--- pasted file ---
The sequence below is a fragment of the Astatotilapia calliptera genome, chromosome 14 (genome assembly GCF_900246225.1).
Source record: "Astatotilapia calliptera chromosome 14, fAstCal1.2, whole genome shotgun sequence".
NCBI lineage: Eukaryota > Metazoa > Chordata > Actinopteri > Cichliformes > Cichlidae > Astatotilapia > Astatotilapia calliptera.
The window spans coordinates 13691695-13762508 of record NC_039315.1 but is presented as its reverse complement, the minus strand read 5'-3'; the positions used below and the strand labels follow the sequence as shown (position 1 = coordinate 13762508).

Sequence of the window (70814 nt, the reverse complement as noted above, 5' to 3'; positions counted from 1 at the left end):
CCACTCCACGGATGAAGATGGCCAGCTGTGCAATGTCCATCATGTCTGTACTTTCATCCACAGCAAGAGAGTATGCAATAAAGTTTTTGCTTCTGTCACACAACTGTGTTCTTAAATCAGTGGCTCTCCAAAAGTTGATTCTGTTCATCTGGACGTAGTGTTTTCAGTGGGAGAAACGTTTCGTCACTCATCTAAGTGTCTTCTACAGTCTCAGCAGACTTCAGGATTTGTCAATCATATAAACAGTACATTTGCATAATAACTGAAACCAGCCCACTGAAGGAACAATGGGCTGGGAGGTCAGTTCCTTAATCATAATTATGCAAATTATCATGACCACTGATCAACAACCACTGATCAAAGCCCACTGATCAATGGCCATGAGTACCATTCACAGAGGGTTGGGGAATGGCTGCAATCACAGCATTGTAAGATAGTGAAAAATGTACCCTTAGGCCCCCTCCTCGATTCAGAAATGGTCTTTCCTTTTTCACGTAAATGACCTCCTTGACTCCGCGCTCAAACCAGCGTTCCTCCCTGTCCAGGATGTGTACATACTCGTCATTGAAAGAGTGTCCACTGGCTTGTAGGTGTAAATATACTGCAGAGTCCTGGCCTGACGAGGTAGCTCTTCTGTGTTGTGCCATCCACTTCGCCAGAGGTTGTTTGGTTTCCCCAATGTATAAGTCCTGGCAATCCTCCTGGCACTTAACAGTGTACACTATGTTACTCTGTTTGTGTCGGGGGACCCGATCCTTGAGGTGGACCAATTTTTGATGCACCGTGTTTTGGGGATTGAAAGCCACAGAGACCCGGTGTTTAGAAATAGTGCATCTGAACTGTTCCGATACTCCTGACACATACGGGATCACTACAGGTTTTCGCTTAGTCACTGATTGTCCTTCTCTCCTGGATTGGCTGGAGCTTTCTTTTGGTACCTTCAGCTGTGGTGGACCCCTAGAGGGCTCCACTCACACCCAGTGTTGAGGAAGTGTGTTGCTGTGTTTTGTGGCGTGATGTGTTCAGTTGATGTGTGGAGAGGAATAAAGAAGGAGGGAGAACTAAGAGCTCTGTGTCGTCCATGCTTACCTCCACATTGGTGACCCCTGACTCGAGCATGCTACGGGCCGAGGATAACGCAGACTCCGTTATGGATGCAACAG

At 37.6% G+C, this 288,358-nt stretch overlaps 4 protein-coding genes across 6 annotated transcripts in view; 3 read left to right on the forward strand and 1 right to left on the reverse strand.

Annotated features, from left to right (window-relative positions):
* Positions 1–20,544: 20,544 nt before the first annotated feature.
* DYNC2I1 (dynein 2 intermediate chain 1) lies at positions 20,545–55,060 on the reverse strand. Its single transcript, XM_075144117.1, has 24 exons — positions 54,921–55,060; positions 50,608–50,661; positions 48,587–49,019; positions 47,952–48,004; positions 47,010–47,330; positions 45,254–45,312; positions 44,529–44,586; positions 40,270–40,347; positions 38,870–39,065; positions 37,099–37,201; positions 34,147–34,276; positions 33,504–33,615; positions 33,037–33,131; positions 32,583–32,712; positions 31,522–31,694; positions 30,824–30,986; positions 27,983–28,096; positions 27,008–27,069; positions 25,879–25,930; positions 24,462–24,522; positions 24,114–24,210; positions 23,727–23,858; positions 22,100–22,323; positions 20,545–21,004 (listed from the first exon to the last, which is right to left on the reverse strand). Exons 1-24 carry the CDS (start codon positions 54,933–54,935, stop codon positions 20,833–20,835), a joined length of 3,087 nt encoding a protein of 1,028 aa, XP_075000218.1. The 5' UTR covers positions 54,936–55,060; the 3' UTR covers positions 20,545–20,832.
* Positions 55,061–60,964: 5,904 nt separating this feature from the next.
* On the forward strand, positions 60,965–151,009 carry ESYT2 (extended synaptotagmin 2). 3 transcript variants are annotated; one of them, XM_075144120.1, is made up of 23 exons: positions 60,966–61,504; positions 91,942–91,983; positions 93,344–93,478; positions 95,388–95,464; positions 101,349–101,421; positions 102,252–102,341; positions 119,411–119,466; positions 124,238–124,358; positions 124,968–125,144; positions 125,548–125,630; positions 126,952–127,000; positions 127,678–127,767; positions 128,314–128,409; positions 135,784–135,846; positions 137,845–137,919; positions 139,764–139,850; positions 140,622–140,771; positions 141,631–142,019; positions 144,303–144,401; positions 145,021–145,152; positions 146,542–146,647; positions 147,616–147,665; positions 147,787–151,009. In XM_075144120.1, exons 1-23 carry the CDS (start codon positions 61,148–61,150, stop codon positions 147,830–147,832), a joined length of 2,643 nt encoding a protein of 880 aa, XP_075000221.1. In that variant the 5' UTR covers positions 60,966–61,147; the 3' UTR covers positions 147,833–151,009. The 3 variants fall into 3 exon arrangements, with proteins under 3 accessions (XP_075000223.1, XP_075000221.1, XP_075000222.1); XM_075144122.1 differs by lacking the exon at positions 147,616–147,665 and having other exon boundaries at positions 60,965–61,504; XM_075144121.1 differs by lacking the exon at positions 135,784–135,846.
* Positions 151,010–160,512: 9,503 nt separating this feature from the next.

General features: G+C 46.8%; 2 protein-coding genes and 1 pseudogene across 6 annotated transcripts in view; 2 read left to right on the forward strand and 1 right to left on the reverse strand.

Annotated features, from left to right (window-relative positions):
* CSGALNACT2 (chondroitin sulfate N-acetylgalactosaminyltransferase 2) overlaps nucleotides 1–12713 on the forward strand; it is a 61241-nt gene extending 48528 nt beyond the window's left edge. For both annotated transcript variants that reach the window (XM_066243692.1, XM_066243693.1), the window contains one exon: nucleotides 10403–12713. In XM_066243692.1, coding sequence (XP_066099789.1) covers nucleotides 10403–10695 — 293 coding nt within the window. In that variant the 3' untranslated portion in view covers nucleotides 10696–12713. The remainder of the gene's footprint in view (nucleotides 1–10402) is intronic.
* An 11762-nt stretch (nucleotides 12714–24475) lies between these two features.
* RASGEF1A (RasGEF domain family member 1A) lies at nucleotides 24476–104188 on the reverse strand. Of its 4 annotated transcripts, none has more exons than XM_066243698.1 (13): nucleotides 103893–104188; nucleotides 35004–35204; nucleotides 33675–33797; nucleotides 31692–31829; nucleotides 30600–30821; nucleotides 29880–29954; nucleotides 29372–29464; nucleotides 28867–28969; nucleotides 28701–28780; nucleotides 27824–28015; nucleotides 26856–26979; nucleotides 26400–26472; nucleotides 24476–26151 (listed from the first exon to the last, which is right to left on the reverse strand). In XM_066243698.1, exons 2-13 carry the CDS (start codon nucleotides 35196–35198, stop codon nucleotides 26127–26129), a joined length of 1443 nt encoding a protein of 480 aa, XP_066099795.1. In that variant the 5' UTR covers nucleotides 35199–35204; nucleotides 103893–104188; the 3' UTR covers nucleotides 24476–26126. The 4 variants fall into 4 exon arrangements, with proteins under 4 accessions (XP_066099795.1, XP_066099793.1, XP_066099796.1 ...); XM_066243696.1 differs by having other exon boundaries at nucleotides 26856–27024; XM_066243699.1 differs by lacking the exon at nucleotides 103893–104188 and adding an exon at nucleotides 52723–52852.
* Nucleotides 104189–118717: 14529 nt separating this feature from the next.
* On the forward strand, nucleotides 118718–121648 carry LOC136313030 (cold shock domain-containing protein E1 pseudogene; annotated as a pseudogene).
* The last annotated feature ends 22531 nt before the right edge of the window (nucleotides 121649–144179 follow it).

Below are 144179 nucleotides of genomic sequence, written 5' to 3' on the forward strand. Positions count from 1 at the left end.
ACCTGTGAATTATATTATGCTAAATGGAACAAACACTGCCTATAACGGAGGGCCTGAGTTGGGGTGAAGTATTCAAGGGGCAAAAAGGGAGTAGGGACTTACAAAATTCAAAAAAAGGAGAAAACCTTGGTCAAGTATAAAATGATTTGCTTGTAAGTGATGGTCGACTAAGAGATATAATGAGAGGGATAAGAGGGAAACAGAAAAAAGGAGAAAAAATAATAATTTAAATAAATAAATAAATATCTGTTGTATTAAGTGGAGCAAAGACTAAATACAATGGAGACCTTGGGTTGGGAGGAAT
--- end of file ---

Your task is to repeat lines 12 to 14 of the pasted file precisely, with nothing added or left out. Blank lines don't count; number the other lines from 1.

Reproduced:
* On the forward strand, positions 60,965–151,009 carry ESYT2 (extended synaptotagmin 2). 3 transcript variants are annotated; one of them, XM_075144120.1, is made up of 23 exons: positions 60,966–61,504; positions 91,942–91,983; positions 93,344–93,478; positions 95,388–95,464; positions 101,349–101,421; positions 102,252–102,341; positions 119,411–119,466; positions 124,238–124,358; positions 124,968–125,144; positions 125,548–125,630; positions 126,952–127,000; positions 127,678–127,767; positions 128,314–128,409; positions 135,784–135,846; positions 137,845–137,919; positions 139,764–139,850; positions 140,622–140,771; positions 141,631–142,019; positions 144,303–144,401; positions 145,021–145,152; positions 146,542–146,647; positions 147,616–147,665; positions 147,787–151,009. In XM_075144120.1, exons 1-23 carry the CDS (start codon positions 61,148–61,150, stop codon positions 147,830–147,832), a joined length of 2,643 nt encoding a protein of 880 aa, XP_075000221.1. In that variant the 5' UTR covers positions 60,966–61,147; the 3' UTR covers positions 147,833–151,009. The 3 variants fall into 3 exon arrangements, with proteins under 3 accessions (XP_075000223.1, XP_075000221.1, XP_075000222.1); XM_075144122.1 differs by lacking the exon at positions 147,616–147,665 and having other exon boundaries at positions 60,965–61,504; XM_075144121.1 differs by lacking the exon at positions 135,784–135,846.
* Positions 151,010–160,512: 9,503 nt separating this feature from the next.

General features: G+C 46.8%; 2 protein-coding genes and 1 pseudogene across 6 annotated transcripts in view; 2 read left to right on the forward strand and 1 right to left on the reverse strand.